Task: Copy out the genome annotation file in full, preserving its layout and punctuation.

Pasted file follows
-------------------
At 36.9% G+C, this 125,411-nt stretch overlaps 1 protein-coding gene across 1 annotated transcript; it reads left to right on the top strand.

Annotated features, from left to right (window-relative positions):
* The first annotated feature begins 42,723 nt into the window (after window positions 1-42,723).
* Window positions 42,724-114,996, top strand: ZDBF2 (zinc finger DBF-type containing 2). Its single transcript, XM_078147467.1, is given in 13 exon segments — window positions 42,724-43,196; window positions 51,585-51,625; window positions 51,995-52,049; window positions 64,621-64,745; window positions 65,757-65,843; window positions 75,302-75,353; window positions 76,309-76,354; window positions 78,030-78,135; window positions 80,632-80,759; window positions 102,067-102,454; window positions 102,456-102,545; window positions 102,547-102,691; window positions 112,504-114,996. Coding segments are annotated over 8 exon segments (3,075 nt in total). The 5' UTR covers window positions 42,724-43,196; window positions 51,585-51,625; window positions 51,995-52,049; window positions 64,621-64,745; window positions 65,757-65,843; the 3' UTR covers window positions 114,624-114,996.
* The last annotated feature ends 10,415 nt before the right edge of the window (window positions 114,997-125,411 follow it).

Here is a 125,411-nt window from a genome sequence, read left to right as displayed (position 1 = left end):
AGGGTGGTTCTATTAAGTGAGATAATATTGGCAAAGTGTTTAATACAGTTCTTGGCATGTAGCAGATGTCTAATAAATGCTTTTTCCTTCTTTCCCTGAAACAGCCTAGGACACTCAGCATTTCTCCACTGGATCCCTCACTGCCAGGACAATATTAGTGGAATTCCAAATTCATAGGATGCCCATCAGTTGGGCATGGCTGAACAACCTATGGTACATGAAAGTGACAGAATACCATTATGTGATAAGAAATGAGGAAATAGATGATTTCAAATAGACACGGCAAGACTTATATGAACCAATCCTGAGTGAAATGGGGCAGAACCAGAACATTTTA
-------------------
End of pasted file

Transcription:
At 36.9% G+C, this 125,411-nt stretch overlaps 1 protein-coding gene across 1 annotated transcript; it reads left to right on the top strand.

Annotated features, from left to right (window-relative positions):
* The first annotated feature begins 42,723 nt into the window (after window positions 1-42,723).
* Window positions 42,724-114,996, top strand: ZDBF2 (zinc finger DBF-type containing 2). Its single transcript, XM_078147467.1, is given in 13 exon segments — window positions 42,724-43,196; window positions 51,585-51,625; window positions 51,995-52,049; window positions 64,621-64,745; window positions 65,757-65,843; window positions 75,302-75,353; window positions 76,309-76,354; window positions 78,030-78,135; window positions 80,632-80,759; window positions 102,067-102,454; window positions 102,456-102,545; window positions 102,547-102,691; window positions 112,504-114,996. Coding segments are annotated over 8 exon segments (3,075 nt in total). The 5' UTR covers window positions 42,724-43,196; window positions 51,585-51,625; window positions 51,995-52,049; window positions 64,621-64,745; window positions 65,757-65,843; the 3' UTR covers window positions 114,624-114,996.
* The last annotated feature ends 10,415 nt before the right edge of the window (window positions 114,997-125,411 follow it).

Here is a 125,411-nt window from a genome sequence, read left to right as displayed (position 1 = left end):
AGGGTGGTTCTATTAAGTGAGATAATATTGGCAAAGTGTTTAATACAGTTCTTGGCATGTAGCAGATGTCTAATAAATGCTTTTTCCTTCTTTCCCTGAAACAGCCTAGGACACTCAGCATTTCTCCACTGGATCCCTCACTGCCAGGACAATATTAGTGGAATTCCAAATTCATAGGATGCCCATCAGTTGGGCATGGCTGAACAACCTATGGTACATGAAAGTGACAGAATACCATTATGTGATAAGAAATGAGGAAATAGATGATTTCAAATAGACACGGCAAGACTTATATGAACCAATCCTGAGTGAAATGGGGCAGAACCAGAACATTTTA